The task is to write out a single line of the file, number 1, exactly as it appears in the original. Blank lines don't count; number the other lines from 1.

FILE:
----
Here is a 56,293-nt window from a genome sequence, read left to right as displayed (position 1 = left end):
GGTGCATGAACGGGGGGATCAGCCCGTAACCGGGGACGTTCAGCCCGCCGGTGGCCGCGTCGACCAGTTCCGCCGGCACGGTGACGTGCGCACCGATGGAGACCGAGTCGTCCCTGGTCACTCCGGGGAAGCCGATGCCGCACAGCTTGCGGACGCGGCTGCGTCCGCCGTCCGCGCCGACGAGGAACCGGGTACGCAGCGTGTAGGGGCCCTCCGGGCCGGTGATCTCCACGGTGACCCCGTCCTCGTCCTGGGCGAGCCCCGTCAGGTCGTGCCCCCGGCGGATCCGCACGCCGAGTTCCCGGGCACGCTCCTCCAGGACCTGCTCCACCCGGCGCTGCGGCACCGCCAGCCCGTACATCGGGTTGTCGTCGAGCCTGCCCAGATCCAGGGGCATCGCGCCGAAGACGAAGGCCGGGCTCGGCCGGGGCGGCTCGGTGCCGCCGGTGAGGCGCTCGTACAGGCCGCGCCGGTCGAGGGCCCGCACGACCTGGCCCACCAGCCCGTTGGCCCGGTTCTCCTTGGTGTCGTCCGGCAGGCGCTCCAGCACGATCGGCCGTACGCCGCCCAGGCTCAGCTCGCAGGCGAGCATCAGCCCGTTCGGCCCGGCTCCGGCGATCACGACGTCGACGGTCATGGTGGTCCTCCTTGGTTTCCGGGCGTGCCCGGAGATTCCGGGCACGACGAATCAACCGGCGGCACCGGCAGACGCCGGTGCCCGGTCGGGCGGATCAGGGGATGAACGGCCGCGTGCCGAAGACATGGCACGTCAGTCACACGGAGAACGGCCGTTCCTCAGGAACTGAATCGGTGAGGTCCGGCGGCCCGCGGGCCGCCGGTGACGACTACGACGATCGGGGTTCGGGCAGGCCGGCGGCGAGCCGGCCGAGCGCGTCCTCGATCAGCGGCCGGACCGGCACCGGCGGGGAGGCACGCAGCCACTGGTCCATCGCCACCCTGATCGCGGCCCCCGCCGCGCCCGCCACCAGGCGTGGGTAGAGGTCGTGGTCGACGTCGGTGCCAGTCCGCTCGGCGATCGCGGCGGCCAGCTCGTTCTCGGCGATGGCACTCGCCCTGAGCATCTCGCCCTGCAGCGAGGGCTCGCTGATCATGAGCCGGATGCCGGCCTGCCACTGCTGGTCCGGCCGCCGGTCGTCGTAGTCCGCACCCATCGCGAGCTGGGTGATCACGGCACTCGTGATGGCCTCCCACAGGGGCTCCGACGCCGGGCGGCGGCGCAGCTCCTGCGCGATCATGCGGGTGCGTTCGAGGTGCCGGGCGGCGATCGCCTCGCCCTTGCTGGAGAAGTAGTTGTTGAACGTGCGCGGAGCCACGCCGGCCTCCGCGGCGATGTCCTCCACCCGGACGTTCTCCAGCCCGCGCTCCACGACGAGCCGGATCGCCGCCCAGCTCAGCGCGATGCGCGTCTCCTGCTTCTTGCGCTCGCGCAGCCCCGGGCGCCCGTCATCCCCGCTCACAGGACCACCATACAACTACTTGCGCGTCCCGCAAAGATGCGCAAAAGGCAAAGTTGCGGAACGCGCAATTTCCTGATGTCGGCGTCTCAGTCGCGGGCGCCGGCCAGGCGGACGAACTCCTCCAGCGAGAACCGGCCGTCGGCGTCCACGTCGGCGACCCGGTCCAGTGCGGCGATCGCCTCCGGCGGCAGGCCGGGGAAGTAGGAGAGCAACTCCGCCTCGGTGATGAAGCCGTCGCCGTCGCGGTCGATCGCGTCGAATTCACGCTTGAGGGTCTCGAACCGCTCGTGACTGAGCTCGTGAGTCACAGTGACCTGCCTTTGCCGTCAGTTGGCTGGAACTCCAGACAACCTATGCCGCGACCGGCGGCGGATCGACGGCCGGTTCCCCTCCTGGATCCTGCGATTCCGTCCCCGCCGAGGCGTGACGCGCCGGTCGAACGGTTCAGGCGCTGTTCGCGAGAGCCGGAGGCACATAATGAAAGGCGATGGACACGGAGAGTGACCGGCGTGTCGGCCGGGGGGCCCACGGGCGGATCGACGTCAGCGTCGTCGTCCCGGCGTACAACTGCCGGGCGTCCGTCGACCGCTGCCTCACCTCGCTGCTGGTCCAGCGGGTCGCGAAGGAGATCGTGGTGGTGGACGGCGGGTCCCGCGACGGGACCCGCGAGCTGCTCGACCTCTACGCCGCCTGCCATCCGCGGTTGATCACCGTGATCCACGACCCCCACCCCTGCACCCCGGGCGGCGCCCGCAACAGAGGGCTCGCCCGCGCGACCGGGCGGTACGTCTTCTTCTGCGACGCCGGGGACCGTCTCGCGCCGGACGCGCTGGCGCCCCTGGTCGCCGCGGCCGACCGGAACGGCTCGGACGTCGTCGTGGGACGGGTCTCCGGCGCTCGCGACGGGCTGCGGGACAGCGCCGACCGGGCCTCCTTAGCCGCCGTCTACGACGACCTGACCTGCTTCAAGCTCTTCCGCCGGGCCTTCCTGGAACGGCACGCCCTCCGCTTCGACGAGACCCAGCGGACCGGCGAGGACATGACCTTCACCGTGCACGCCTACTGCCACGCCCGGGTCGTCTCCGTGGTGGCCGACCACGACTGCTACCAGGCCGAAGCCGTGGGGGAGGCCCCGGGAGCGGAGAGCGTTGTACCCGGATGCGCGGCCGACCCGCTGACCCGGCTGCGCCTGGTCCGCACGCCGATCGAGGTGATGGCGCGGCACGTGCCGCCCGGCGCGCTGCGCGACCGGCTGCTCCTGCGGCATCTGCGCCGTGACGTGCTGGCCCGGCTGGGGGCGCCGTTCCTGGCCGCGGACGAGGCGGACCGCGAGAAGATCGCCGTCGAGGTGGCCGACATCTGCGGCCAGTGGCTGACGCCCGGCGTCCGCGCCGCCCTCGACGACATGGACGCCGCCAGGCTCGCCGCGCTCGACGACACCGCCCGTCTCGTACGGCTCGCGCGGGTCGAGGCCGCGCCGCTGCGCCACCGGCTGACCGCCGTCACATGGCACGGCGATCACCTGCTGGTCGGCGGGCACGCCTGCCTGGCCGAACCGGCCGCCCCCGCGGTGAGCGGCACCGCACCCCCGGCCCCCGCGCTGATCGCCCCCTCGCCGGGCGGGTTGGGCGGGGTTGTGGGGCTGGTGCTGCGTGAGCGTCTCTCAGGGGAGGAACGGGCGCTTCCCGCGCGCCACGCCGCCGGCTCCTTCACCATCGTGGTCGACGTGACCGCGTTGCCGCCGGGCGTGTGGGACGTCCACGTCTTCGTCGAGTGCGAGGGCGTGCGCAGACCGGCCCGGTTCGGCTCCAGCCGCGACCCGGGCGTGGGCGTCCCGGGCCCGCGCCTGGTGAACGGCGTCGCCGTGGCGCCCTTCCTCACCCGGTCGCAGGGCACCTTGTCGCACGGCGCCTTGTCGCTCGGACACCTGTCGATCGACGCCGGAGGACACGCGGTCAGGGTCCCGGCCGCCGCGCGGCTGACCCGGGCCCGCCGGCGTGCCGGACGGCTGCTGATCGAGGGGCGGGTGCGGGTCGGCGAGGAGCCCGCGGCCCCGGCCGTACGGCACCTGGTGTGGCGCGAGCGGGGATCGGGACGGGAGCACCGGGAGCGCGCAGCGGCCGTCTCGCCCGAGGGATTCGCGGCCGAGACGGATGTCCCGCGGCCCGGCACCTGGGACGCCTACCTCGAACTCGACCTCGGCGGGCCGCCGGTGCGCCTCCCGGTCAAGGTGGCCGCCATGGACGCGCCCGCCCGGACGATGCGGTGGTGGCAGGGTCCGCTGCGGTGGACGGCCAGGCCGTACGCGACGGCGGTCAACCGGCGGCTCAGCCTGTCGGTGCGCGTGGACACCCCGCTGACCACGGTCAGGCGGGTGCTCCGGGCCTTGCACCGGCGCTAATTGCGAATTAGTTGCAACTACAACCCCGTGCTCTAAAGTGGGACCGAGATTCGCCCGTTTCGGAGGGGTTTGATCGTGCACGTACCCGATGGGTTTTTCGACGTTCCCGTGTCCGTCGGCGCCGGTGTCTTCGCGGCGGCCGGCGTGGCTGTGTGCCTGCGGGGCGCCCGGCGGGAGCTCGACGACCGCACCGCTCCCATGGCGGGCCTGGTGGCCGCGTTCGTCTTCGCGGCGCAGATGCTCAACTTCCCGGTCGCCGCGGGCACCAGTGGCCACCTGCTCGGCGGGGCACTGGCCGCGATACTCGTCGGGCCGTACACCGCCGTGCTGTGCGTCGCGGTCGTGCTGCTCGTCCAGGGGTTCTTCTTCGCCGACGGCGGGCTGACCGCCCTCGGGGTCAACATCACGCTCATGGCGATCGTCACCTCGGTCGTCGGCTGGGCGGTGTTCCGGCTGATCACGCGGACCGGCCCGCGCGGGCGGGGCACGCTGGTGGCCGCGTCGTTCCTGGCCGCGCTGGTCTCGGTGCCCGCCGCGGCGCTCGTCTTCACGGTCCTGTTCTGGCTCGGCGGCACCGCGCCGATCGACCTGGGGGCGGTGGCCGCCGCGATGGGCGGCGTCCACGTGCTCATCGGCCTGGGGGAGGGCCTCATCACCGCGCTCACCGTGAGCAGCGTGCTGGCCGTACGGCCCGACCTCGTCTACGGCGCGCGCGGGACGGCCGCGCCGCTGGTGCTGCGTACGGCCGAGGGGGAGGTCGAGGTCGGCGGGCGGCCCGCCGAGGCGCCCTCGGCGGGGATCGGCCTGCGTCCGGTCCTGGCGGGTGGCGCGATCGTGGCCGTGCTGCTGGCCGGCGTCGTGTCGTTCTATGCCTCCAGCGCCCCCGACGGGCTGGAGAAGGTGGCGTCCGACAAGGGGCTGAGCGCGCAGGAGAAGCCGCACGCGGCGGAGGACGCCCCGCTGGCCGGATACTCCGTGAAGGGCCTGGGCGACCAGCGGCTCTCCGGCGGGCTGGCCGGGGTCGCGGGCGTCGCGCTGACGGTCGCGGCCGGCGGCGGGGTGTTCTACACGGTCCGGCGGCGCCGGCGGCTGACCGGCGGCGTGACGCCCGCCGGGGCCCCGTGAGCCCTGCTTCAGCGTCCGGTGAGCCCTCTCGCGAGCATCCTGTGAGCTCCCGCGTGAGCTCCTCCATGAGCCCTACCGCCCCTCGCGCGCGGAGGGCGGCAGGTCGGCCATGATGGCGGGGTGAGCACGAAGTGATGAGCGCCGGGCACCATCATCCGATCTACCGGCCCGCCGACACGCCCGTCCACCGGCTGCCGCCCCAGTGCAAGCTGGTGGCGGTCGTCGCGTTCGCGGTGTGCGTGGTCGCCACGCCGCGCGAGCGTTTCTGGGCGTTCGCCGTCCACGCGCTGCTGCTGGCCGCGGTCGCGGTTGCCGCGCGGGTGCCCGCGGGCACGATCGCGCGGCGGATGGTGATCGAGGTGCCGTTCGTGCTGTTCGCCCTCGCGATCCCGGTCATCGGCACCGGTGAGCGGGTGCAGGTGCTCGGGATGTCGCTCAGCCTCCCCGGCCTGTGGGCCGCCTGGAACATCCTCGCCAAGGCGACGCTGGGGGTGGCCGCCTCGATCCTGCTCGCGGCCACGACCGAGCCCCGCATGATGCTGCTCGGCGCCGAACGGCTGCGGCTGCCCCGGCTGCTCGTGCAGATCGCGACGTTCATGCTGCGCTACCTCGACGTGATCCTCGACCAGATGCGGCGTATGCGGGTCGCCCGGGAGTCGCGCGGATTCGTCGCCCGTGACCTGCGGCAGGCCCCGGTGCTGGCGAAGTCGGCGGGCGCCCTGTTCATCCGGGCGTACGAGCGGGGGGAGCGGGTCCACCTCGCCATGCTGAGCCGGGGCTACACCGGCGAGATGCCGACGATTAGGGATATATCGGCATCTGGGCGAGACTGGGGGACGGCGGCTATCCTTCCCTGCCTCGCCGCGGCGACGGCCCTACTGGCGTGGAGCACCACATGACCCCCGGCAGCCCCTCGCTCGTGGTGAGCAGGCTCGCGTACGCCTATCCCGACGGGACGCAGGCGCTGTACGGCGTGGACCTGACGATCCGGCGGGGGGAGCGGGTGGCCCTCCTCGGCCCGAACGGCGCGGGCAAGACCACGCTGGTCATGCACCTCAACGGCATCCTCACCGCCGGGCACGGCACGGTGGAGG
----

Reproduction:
Here is a 56,293-nt window from a genome sequence, read left to right as displayed (position 1 = left end):